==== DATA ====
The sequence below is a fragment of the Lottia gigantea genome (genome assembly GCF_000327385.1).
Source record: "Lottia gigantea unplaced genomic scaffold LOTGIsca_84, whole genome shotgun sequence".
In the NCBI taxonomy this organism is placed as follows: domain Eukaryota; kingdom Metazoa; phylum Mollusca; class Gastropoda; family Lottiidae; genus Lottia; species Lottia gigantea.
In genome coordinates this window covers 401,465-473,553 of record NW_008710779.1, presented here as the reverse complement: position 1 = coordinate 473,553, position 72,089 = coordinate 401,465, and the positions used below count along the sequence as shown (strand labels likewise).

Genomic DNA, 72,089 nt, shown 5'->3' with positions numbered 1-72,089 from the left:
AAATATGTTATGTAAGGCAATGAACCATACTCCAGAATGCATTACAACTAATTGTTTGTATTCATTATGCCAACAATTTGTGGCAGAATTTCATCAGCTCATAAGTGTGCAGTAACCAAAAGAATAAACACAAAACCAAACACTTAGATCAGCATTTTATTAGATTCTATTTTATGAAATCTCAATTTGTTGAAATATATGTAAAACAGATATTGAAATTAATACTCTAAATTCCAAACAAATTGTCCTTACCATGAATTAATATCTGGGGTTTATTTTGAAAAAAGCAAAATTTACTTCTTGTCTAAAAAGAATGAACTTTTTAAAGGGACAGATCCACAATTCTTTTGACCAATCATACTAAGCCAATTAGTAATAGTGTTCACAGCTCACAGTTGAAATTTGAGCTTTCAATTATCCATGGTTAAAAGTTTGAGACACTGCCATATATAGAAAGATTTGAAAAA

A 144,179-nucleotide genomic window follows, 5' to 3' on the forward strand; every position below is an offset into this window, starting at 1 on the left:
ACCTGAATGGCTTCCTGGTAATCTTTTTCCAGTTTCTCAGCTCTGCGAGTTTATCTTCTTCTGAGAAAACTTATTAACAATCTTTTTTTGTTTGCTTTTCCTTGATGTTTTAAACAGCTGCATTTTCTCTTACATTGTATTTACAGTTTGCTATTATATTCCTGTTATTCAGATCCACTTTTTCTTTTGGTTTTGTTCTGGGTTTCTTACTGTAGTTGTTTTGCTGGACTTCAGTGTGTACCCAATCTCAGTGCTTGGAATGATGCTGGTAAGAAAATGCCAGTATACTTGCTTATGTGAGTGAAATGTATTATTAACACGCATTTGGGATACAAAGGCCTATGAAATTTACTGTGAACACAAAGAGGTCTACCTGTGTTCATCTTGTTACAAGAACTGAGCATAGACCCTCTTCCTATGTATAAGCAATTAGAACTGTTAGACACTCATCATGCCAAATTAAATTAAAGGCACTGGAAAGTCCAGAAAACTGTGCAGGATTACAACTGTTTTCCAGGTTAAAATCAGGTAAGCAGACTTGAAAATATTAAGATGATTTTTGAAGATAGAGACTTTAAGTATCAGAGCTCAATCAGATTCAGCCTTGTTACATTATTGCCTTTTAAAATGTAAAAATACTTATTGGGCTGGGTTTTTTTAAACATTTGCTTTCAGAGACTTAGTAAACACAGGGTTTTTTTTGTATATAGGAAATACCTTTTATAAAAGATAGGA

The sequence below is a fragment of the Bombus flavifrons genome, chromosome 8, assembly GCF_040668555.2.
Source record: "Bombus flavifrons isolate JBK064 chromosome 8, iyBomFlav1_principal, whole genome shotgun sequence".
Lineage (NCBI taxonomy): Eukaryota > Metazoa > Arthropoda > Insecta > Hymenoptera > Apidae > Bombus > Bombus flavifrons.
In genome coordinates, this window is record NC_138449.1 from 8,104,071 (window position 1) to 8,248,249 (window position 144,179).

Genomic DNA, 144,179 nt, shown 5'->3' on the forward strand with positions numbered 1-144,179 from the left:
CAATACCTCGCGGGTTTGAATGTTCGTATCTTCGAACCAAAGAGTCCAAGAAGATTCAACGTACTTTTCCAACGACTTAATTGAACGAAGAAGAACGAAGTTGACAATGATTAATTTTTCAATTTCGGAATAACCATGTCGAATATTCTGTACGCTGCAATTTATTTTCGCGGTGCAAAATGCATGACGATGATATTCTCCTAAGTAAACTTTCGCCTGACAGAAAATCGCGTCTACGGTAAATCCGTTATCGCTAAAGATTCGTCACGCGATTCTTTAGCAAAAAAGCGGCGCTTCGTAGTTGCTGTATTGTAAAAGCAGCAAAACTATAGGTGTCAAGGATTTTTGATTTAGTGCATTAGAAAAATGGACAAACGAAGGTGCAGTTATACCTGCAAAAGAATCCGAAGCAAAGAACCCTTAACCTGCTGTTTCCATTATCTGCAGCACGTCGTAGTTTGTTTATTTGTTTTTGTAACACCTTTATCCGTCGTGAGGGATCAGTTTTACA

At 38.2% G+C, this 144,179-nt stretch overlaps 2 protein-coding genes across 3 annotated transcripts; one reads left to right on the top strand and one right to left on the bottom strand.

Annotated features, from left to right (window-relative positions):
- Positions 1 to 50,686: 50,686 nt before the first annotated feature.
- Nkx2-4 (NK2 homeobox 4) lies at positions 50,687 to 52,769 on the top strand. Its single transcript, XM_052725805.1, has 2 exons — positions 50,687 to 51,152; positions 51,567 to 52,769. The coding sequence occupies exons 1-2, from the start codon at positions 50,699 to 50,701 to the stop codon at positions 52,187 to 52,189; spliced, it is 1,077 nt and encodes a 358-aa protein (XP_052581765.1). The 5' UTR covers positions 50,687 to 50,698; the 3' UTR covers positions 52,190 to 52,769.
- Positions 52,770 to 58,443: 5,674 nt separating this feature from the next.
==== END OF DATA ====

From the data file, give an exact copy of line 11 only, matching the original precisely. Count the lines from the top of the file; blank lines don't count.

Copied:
Lineage (NCBI taxonomy): Eukaryota > Metazoa > Arthropoda > Insecta > Hymenoptera > Apidae > Bombus > Bombus flavifrons.